When it comes to the next step in mobile data networks, Sprint is at the top of the game having already deployed a next-gen network in select cities around the country. Verizon will be one of the last. Hear what it has to say about that.
Even though Sprint and Verizon both run on the same kind of mobile communication network infrastructure, they are taking different approaches to the move to 4G. 4G is commonly used as the catch-all phrase to describe a high-speed mobile network that allows users to browse the Web on their phones just like they were connected into a broadband connection somewhere.
Within the 4G industry, there are a handful of different technologies providing the solutions for mobile carriers. Sprint is going with a standard called WiMax. Verizon is taking "LTE," which stands for Long Term Evolution.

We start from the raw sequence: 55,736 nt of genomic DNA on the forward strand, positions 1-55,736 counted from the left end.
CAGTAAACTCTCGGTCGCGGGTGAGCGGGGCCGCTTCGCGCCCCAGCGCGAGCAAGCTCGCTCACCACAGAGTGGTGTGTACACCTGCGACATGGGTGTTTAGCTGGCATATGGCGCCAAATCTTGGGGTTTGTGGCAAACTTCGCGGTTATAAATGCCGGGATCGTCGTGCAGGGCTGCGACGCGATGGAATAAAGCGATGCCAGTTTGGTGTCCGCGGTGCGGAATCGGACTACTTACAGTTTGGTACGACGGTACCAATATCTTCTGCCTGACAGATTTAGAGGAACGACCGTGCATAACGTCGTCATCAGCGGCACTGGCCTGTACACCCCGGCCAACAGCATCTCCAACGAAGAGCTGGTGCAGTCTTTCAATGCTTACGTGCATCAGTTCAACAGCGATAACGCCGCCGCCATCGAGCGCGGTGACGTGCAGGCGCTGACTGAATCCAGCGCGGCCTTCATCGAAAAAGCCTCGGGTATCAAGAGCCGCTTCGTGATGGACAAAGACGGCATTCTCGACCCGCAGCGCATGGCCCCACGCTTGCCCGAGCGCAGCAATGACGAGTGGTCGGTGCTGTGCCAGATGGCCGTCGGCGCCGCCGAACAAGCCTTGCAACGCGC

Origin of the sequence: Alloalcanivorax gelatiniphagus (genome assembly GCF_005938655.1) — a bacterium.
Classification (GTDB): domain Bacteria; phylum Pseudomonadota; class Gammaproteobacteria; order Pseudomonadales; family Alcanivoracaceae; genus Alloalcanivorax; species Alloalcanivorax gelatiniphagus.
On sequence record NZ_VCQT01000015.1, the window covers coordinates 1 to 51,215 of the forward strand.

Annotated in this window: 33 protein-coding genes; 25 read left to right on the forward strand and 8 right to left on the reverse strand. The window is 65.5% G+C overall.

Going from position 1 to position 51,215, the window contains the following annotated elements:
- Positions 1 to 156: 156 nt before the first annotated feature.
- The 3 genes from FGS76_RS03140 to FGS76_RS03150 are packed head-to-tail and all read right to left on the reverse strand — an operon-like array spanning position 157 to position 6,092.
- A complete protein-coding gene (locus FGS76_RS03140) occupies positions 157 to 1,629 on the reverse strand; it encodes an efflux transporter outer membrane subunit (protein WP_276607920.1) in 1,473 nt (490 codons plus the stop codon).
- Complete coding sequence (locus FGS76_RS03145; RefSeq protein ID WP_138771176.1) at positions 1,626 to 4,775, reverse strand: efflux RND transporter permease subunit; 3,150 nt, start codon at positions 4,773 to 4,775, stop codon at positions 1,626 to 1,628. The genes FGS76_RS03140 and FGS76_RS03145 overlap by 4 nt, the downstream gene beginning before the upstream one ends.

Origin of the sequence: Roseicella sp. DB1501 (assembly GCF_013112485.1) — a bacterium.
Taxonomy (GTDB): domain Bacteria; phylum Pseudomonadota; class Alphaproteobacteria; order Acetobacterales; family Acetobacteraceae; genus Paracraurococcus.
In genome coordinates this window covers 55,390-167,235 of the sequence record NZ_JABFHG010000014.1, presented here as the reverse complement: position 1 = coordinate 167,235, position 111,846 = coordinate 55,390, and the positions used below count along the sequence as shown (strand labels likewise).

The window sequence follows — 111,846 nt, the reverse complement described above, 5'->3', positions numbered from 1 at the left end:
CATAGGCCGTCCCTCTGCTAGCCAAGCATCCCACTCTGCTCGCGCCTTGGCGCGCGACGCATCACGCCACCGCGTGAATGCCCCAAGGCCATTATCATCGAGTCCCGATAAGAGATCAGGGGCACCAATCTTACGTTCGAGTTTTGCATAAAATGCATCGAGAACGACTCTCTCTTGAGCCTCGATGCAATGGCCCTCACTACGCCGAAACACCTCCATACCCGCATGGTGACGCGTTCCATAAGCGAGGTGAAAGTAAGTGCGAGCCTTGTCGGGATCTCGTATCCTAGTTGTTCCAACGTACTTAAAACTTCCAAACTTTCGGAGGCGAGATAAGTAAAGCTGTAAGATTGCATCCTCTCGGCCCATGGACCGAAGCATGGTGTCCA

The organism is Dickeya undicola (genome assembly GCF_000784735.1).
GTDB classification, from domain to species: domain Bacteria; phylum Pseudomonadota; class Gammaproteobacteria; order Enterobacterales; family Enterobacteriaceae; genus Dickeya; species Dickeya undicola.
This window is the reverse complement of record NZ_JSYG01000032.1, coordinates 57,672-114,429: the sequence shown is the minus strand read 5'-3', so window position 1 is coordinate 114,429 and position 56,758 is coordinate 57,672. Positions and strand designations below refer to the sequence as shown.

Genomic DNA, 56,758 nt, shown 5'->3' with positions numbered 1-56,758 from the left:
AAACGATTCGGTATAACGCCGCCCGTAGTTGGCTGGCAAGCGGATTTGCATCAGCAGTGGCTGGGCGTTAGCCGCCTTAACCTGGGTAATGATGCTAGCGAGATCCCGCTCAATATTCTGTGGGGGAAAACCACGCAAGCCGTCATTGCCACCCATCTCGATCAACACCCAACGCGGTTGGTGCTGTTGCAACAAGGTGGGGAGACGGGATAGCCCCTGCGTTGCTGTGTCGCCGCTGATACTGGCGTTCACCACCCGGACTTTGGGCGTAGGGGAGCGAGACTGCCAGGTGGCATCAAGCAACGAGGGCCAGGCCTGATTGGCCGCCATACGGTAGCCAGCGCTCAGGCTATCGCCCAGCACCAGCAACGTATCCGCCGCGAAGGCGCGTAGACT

Eweek reports that Verizon President Lowell McAdam upped the number of cities that would get Verizon's LTE network when it goes live, from 30 to 38, including pretty much all of the big cities. Sprint's 4G network is notably absent in the northeast, including a hole in New York City.
McAdam also said the network would be deployed later this year, but there are no phones set up to take advantage of it yet. Sprint did the same thing, allowing users to connect their laptops and PDAs to the network months before it finally got a 4G phone to the market.
Verizon will likewise offer "USB Aircards," which act as portable Wi-Fi connections for any Internet-connected device with a USB port (sorry, iPad owners).
So Verizon is actually going beyond its own initial promises and looks to be moving steadily ahead in the market. AT&T and T-Mobile, which use a different technology than the kind of network Sprint and Verizon both use, will take a bit longer to get their new networks set up.